SOUTH OMAHA Religion
How did religon and immigration intersect in South Omaha?
Our Lady of Guadalupe Parish:
The Growth of the
Mexican Community and
Retention of Culture in South Omaha
by: Antwan M., Arelis P., and Jordan W.
In 1918 the small Mexican community in South Omaha tried to petition the bishop for their own church. They were unsuccessful because the Catholic Church wanted them to become more American in their religious practices. In response the Mexican community started fundraising by selling tamales, cake and other foods. At the same time they held raffles and dances. Finally, they raised enough money to rent a bakery on 21st and Q. The parish stayed in the bakery for just a few short years before they ran out of money, lost the lease, and had to start all over again. Fortunately, in 1928, the growing parish was able to rent a storefront on south 24th Street. Remaining in their rented home for a number of years, the parish flourished with the addition of new immigrants to the city. Our Lady of Guadalupe parish began a capital fundraising campaign in 1944 to establish a free standing church of their own. It took 5 years to raise enough money and break ground on a pernmant church. The cornerstone laying was in 1950 at 23rd and O, the present location of Our Lady of Guadalupe, and it opened in 1951. Since then, the parish has combined with St. Agnes and Assumption Catholic parishes. Finally, the church has expanded and remodeled the façade since the 1950’s. The church has grown along with the community and has become a place called home to many. It is significant to Omaha’s Mexican Catholics for everything the parish has done.
This is a mosaic of our lady of Guadalupe, located in the apse of the church. It’s significant to the Mexican Catholic identity because its represents the story of Juan Diego. In December of 1531 Juan Diego, an Indian, was walking to church in Colonial Mexico City. He heard strains of music and as he looked he saw a beautiful young lady who was calling out his name. It turned out to be the Virgin Mary presenting herself to him. She told him to tell the bishop to build a church for her. The bishop didn’t believe him and asked for a sign that could prove he was speaking the truth. Juan Diego spoke to Guadalupe and she told him to go pick out roses and take them to the bishop. During that time roses were not in season and should have not been in bloom. Diego did what he was told and took the roses to the bishop. When he opened his tilma1, where he was wearing his roses, the bishop saw the gorgeous roses, but he also saw the beautiful image of Our Lady of Guadalupe impressed on his shirt. He then believed Juan Diego. Days later they constructed her a church. The name Guadalupe means Gracious Lady in the Aztec tongue.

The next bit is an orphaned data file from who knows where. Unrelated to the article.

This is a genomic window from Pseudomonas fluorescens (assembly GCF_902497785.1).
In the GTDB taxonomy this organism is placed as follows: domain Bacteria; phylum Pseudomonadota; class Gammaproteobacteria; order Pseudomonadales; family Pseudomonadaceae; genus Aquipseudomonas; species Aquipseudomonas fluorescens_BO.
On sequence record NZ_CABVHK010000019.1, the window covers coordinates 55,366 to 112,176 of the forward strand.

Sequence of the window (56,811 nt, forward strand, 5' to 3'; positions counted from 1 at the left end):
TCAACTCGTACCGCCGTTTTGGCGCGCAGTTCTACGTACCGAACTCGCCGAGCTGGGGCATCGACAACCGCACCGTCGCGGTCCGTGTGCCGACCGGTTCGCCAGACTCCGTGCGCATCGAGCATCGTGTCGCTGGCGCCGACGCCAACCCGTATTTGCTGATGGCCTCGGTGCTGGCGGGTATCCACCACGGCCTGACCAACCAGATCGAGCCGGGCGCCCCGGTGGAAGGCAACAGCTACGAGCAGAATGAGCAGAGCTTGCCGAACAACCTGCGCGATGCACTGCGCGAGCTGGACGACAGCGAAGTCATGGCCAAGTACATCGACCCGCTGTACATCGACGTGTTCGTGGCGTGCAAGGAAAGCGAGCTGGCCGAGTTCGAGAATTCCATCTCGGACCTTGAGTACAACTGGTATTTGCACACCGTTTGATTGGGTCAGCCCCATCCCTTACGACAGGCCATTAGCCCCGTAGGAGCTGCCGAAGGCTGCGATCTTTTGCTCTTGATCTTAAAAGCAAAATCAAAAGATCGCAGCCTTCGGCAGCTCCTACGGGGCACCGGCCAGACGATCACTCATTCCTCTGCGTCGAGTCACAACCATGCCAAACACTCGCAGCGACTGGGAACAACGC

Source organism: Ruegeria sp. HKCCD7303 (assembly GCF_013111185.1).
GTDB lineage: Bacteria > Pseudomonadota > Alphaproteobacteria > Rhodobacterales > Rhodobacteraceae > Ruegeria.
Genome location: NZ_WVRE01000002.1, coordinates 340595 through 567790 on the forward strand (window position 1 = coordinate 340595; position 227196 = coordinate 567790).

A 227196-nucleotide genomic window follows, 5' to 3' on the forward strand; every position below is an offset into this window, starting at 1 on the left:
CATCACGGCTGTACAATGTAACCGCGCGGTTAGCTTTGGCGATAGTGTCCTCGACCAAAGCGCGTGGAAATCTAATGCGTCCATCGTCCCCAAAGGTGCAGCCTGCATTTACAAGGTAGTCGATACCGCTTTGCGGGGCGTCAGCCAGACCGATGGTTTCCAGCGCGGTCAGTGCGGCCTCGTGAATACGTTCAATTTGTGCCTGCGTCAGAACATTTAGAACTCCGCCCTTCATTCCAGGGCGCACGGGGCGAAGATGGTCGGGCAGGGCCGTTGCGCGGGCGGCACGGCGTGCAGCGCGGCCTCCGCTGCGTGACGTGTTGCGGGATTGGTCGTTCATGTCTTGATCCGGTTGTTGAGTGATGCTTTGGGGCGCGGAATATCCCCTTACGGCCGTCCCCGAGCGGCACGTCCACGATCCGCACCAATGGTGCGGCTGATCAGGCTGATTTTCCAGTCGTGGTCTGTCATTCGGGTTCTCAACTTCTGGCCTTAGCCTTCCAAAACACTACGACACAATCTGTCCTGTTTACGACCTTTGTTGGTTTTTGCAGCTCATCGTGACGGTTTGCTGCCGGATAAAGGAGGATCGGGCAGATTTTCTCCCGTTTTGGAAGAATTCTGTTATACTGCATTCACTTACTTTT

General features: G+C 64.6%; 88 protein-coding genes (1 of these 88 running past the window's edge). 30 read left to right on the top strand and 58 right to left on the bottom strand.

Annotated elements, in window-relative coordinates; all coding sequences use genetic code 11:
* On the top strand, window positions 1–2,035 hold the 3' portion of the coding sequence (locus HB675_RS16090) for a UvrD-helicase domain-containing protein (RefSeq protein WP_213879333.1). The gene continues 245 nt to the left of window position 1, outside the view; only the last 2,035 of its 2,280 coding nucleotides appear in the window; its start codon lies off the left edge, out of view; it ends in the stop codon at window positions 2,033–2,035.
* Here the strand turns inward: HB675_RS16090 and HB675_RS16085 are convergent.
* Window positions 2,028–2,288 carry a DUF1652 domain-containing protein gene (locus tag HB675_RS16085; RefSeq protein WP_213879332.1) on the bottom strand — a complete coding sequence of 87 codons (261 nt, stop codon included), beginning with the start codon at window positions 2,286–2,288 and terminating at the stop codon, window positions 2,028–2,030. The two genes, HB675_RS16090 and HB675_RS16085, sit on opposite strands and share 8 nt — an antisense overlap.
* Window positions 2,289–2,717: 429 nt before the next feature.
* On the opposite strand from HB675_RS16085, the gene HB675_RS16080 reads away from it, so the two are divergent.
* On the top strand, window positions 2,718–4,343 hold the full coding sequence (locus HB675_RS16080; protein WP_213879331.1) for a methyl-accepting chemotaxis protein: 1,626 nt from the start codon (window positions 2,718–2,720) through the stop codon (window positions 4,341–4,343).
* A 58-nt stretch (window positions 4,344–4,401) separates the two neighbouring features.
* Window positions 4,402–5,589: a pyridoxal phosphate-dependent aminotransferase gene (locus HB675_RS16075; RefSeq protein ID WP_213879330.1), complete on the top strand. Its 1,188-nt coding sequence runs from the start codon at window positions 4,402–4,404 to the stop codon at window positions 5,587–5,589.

The Our Lady of Guadalupe summer fiesta is a way parishioners keep a connection between their Mexican and modern heritage. The parishioners of Our Lady of Guadalupe started this fiesta in 1966. The church has a big celebration with food, dancing, music, beauty contests, and fireworks. In the early years, the celebrations were several days long but as the years progressed it downsized to a one-day festival. But by the turn of the last century it had been revitalized to a multi-day event. It is held at the church and the whole community is welcome. They usually have Aztec dancers at fiestas, who wear traditional costumes, headdresses and seed leggings called “Chachatotls.” The leggings make a noise when they start dancing, like in the photo shown. The beating of the drums is supposed to represent a heartbeat. It ties the religion to the ancient culture.